Former Christchurch mayor Garry Moore warns the proposal will be detrimental to Christchurch. The Christchurch City Council (CCC) currently has $6.9b of water assets and $1.1b of debt (Star News, 13 August 2021). Under the proposal, CCC will receive “$122m as a sweetener, but we’ll have very little say,” Moore said (Star News, 13 August 2021). He added “this is theft by central government.”
Naturally, National has raised concerns that if councils do not come on board, the government will make it mandatory. This has been raised by both National’s Christopher Luxon and Green party co-leader James Shaw. As Luxon said “more councils pulling out could prompt the minister to take a harder line and force councils to join” (RNZ, 2 July 2021). He adds, the minister will simply mandate it and make it compulsory. The reason for his statement is that on the one hand the minister has said opting in would be voluntary, but on the other hand, the minister has repeatedly refused to rule out making it mandatory. Thus, this government is prepared to ignore the democratic process and rights of councils, and overrule them by forcing them to join. The government knows that Three Waters is fundamentally flawed and not in the best interest of councils financially or for control. It is a fire sale and a land grab on both counts.
As Judith Collins said, the new funding was a taxpayer bribe and an attempt to save reforms that were failing. “First the government tried to scare ratepayers by going behind councils’ backs with a taxpayer funded propaganda ad campaign. Secondly, as that didn’t work, the government has now turned to old school bribery tactics” (RNZ, 15 July 2021). Further, she adds, “these reforms are poorly conceived and will result in low accountability, bloated service entities, more bureaucracy, and messy cross-subsidising between neighbouring regions. The claimed scale benefits and cost savings remain unconvincing” (RNZ, 15 July 2021).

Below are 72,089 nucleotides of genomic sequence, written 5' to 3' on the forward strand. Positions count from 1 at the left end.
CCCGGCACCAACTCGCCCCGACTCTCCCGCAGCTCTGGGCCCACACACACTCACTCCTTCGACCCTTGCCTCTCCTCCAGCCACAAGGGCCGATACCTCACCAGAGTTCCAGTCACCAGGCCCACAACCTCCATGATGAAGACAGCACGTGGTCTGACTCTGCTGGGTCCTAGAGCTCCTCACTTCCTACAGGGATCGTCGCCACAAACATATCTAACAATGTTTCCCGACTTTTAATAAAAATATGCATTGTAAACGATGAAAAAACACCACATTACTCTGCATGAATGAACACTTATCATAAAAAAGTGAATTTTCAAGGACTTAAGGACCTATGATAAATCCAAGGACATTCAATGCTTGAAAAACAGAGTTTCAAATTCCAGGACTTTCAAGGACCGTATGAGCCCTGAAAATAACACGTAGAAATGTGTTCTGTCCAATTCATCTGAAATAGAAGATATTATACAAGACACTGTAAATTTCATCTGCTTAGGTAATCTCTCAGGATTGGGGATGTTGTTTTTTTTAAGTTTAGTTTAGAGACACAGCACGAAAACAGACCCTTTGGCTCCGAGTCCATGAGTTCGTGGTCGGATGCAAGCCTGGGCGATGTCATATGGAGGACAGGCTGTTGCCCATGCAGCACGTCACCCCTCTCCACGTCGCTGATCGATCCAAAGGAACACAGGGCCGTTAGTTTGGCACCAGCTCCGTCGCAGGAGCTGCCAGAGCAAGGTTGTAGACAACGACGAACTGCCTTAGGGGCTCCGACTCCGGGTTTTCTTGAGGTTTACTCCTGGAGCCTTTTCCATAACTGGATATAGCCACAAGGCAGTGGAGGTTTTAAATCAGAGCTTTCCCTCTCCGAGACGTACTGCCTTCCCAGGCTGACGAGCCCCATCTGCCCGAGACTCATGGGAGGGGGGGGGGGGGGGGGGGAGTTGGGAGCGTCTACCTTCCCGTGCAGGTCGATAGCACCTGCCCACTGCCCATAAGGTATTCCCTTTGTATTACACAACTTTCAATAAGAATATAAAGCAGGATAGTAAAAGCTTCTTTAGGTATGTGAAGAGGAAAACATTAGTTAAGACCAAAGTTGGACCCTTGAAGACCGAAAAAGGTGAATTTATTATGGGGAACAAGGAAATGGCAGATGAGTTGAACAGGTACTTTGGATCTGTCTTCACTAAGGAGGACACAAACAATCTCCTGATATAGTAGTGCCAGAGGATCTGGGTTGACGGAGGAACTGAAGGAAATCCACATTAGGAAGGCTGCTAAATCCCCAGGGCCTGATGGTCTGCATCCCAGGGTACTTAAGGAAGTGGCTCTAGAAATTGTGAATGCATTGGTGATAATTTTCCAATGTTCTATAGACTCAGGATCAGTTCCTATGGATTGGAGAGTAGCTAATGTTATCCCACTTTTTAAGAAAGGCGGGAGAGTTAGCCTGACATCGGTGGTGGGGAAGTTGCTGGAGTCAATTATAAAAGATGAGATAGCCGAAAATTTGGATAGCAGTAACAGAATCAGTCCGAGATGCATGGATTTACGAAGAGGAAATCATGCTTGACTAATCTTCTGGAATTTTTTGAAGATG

In summary, both large and smaller councils have raised many objections and concerns, and have provisionally opted out of the Three Waters. Further, the government is limiting councils’ abilities to hold public referendums, when they are required to under the Local Body Act, when large local assets are to be sold or bought. Thus, this government may override the democratic process of councils by mandating Three Waters to achieve their own dubious ends.